Frankenweek

It’s Frankenweek! This year marks the 200th anniversary of Mary Shelley’s Frankenstein, or, The Modern Prometheus.

 frankenstein-394281_960_720Boris Karloff, as Frankenstein’s monster

Frankenstein was born on a dark and stormy night: the product of a ghost writing contest in June 1816 when Mary Shelley was 18 years old. In the introduction to the revised 1831 edition, Mary Shelley says the idea for Frankenstein came to her in a dream:


I saw — with shut eyes, but acute mental vision, — I saw the pale student of unhallowed arts kneeling beside the thing he had put together. I saw the hideous phantasm of a man stretched out, and then, on the working of some powerful engine, show signs of life and stir with an uneasy half-vital motion.


She initially published the first version anonymously 1818, which she titled Frankenstein; or, the Modern Prometheus. In 1823, her name appeared on the second edition and in 1831 she republished Frankenstein, changing some passages. This is the version that is best known today.

RothwellMaryShelleyRichard Rothwell’s portrait of Mary Shelley, 1840

And, thus, 18-year-old Mary Shelley became the mother of the horror genre as we know it. So well-loved is Shelley’s Frankenstein that many adaptations, revisions, and restagings exist for readers (and viewers!) today. We have a wide variety of Frankenstein-esque options for the whole family at the library. From DVDs (Young Frankenstein, Hotel Transylvania) to non-fiction books (Making the Monster; Mary Shelley: The Strange, True Tale of Frankenstein) to children’s books (Frankenfrog, Frankenstein Makes a Sandwich) to fiction (Pride and Prometheus), and even Graphic Novels (Frankenstein: the Graphic Novel)! Stop by the library this week to see our monsterously good display of Frankenstein and Franken-like books! We will have the display up through Halloween!

Frankenreads is an NEH-funded initiative of the Keats-Shelley Association of America and partners.

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Batman Day is September 17

Saturday, September 17, is officially Batman Day.  Stop by the library for Batman fun, and don’t forget we have all sorts of media — books, DVDs, and comics — featuring the Dark Knight.

Kids’ Stuff:scoobybat

  • Scooby-Doo Meets Batman
  • Poison Ivy’s deadly garden
  • Five riddles for Robin
  • Batman Joker’s wild!
  • Batman, the animated Fire and Ice

Teens’ Stuff:

  • Batman Serialized Comic
  • Batman Li’l Gotham. Volume 1 & 2
  • Superman, Batman: Public Enemies


  Adult Stuff:

  • Justice League
  • New Suicide Squad
  • Injustice: Gods Among Us
  • Batman ’66
  • Batman Detective Comics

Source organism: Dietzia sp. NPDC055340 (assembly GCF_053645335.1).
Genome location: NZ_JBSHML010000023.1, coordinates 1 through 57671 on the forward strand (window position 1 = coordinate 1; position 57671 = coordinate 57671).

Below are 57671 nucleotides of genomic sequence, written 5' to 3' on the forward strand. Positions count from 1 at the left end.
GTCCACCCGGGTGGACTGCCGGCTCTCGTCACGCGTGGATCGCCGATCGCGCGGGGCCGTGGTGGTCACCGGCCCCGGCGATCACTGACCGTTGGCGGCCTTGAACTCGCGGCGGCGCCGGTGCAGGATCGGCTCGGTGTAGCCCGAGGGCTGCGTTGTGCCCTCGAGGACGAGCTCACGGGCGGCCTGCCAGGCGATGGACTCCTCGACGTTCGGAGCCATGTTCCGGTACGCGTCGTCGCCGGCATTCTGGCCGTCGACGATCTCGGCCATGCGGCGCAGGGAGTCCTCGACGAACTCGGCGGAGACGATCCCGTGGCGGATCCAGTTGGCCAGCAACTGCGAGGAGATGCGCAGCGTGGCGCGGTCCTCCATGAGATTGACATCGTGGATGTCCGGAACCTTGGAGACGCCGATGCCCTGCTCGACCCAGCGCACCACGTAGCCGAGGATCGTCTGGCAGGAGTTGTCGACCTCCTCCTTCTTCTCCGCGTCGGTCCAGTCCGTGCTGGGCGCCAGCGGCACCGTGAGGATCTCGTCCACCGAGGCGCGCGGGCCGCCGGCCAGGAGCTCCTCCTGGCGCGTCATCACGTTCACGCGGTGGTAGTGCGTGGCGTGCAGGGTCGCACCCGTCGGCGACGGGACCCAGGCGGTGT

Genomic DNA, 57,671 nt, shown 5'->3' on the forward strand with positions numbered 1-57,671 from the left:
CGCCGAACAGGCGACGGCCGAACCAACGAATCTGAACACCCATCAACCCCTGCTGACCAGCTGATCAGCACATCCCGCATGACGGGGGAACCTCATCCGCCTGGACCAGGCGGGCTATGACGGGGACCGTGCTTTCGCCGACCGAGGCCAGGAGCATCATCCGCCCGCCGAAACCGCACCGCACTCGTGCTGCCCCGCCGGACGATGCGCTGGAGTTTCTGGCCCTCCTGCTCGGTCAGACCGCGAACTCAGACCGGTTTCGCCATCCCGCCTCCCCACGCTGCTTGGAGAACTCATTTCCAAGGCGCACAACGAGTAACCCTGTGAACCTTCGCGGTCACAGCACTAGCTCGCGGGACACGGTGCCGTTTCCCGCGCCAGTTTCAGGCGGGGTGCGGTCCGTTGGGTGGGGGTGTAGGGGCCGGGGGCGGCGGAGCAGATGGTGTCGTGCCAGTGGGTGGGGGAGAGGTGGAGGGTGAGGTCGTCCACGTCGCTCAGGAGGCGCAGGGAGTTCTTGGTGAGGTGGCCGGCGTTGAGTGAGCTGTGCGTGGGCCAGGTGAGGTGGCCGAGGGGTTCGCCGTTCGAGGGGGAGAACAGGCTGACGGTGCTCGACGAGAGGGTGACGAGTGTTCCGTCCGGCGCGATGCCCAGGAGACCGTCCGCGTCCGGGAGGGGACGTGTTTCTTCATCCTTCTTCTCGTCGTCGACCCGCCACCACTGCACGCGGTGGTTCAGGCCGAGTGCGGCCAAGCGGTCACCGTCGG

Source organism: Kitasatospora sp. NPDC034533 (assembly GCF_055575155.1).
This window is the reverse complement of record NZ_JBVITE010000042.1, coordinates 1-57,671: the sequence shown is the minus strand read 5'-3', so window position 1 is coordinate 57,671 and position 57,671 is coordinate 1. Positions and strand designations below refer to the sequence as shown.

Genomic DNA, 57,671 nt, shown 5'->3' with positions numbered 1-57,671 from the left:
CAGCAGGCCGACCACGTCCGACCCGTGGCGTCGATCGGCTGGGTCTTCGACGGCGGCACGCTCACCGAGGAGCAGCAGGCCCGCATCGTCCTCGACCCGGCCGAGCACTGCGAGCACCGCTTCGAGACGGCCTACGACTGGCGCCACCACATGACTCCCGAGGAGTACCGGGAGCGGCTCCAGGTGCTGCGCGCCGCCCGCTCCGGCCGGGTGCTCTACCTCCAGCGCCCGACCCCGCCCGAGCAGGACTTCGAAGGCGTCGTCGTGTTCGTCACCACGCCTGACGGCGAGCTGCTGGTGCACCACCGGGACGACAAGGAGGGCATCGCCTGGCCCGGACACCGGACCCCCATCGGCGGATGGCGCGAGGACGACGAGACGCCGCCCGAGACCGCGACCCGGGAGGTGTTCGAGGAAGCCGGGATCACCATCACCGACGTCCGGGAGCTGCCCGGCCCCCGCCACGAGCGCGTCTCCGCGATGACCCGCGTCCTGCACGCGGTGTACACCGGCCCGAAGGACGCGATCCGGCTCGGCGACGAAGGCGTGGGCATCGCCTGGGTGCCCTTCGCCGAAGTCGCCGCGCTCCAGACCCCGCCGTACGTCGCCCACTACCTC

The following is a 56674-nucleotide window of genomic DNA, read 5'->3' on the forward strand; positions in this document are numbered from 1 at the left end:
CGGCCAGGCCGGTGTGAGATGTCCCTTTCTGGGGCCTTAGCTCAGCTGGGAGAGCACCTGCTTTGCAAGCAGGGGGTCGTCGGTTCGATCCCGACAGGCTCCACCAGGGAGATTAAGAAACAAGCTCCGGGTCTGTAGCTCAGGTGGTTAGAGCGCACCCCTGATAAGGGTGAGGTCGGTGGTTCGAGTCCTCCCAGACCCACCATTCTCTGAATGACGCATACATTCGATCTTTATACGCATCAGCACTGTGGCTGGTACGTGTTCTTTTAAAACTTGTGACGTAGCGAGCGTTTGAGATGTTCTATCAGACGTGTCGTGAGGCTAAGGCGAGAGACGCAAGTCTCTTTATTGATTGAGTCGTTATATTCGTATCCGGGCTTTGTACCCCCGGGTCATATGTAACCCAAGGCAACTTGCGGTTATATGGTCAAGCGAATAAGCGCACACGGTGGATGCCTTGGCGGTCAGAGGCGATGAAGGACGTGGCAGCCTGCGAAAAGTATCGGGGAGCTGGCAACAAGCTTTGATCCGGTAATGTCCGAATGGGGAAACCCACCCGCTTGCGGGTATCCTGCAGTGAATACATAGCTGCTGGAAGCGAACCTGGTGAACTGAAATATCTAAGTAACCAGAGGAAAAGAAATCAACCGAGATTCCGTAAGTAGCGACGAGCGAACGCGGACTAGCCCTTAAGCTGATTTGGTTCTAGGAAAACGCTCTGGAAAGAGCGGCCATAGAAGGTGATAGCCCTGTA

• Last night, a superhero saved my life : Neil Gaiman, Jodi Picoult, Brad Meltzer, and an all-star roster on the caped crusaders that changed their lives

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DVDs:

  • Batman Begins
  • The Dark Knight
  • The Dark Knight Rises
  • Batman v. Superman: Dawn of Justice
  • The Killing Joke
  • Gotham: The Complete First Season

And more!

 

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What’s Happening at the Library

National Poetry Month

April was National Poetry Month, for those of you who didn’t know. We celebrated here at the library by displaying poetry books for all ages and holding a poetry contest. In this contest you had to use the titles on the spines of books to make up a poem (limit 4-6 books). It went pretty slowly for the first week, but then one morning I was astounded to see my inbox flooded with them. Apparently a local teacher had come across the contest and encouraged her students to enter. The poems were amazing! Ranging from hilarious to dire warnings about the future of our planet.

Our judges were hard pressed to pick just one poem to win. It was impossible. So we decided that instead of just one winner, we’d give prizes to first and second place, as well as two “honorable mentions”. Even then it was hard to choose as everyone had different favorites. But here are the final choices!

First Prize went to “The Triumph of Survival”

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Second Prize went to “The Trouble with Animals”

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Poem: “Pardon?” Said The Giraffe

What Are You Doing In My Bed?

I’m Really Sorry

Animals Do The Strangest Things

And our two “honorable mentions” were:

“Immigration”

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Poem: War, Terrible War

My Chlidhood Under Fire

Into a New Country

Built To Last

“Boys”

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Poem: Bugs! Bugs! Bugs!

Dirt on My Shirt

“Don’t Make Me Count to Three!”

The Blessing of Little Boys

We hope everyone enjoyed the contest! May is National Pet Month, so in honor of that we’re doing “Pets Caught Reading.” Does your beloved companion love to nibble on a good story? Take a picture and send it in for a chance to win a great prize! Look at our event links for instructions.

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